What Really Explains Tuesday’s Elections Results?

What explains Tuesday’s election results?  I had suggested in my posts leading up to the election that the outcomes would not be a referendum on the Obama presidency, but instead would be driven primarily by combination of local factors interacting with a historical pattern of low turnout in the off-year elections that tends to disadvantage the president’s party.  Journalists, in contrast – although often acknowledging the importance of these structural and local factors – nonetheless found it difficult to resist interpreting the results within a single dominant narrative that focused on Obama.  Although not universally accepted, this was the overriding theme of most of the post-election coverage that I read.

Let’s look at the evidence. Most significantly, we see that the outcome in both the New Jersey and Virginia governors’ races follows the historical pattern dating back to at least the 1970’s that I traced out in my earlier posts: the candidate of the president’s party – whether a Democrat or a Republican  – lost the election.  That makes six times in a row in New Jersey, and 7 out of the last 10 elections there that this has happened. In Virginia, the pattern is even stronger: in the last NINE governor’s races dating back to 1977, the candidate of the president’s party has lost (see chart below).

Why does this happen?  I said it is partly because turnout tends to be down in off-year elections, particularly among the president’s party.  Did that happen again this year?  Yes it did.  Let’s look first at New Jersey, where the Democrat incumbent Jon Corzine lost to Republican challenger Chris Christie.  In the 2008 presidential race, Democrats turned out in greater numbers than Republicans in New Jersey, by 44-28%, (with 28% independents). Last Tuesday the Democratic dominance in a historically “blue” state receded by 6%, to 41-31%, with no change in the overall proportion of independents. In total, 2.3 million people voted on Tuesday, down from 2008’s presidential election total of almost 3.9 million. So, again, we see the impact of structural factors in the form of lower voter turnout particularly among the president’s party coming into play.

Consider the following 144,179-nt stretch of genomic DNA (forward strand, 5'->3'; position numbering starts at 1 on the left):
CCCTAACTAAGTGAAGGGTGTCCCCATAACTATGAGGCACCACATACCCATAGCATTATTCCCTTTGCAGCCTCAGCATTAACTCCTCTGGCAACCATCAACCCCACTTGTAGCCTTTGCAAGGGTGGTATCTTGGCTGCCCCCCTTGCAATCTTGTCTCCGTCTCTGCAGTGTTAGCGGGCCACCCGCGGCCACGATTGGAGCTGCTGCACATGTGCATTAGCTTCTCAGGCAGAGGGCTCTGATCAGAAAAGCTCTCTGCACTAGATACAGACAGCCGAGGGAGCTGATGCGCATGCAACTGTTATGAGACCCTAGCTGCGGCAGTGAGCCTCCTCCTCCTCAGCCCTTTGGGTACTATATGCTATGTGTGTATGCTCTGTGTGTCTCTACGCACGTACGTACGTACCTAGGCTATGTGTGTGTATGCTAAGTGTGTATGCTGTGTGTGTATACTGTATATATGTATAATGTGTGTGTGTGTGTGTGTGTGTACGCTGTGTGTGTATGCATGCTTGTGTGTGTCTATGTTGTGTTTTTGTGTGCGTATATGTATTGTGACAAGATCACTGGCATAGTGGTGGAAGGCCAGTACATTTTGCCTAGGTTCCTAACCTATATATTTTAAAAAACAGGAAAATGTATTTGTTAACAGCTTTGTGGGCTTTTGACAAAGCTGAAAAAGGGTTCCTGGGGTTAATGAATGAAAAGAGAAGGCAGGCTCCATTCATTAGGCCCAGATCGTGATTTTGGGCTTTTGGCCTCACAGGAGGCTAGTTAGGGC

But how do I know that, despite the low voter turnout, this wasn’t a referendum on Obama?  In New Jersey there are two pieces of evidence: first, according to exit polls, 57% of those who voted approved of the job Obama is doing as president.  Nonetheless, 19% of those who signaled their approval for the president still voted for the Republican, Christie. Second, 47% of those who voted thought corruption and property taxes were the two major issues driving their vote, and they went predominantly for Christie by about 67-25% in both cases.  Another 32% thought it was the economy and jobs, and here Corzine won, albeit by a smaller margin, 58-36%.  We see then, that local issues tended to dominate the thinking of Christie’s supporters more than Corzine’s; they weren’t voting against Obama or his policies.

We see the same story in Virginia. Here, fortunately, the exit polls asked voters for whom they had voted in the 2008 presidential election. Remember, Obama carried Virginia in 2008 over McCain by 52.6-46.3%, and the exit polls put the proportion of Democratic versus Republican voters then at 39-33%. But on Tuesday, it was McCain supporters who turned out in force, 51-43%, over Obama supporters, and the party proportions were almost reversed, with Republicans outnumbering Democratic voters 37-33%.   Turnout, moreover, was down from 2008; then more than 3.7 million people voted while on Tuesday turnout totaled a bit less than 2 million.  We see, then, much as I predicted, that structural factors linked to the historical pattern of lower turnout by the president’s supporters played a huge role in McDonnell’s victory, just as they did in New Jersey.  And McDonnell did best among those voters (47%) who thought the dominant issue was jobs and the economy and those (15%) who believed it was taxes – both issues that have a strong local dimension.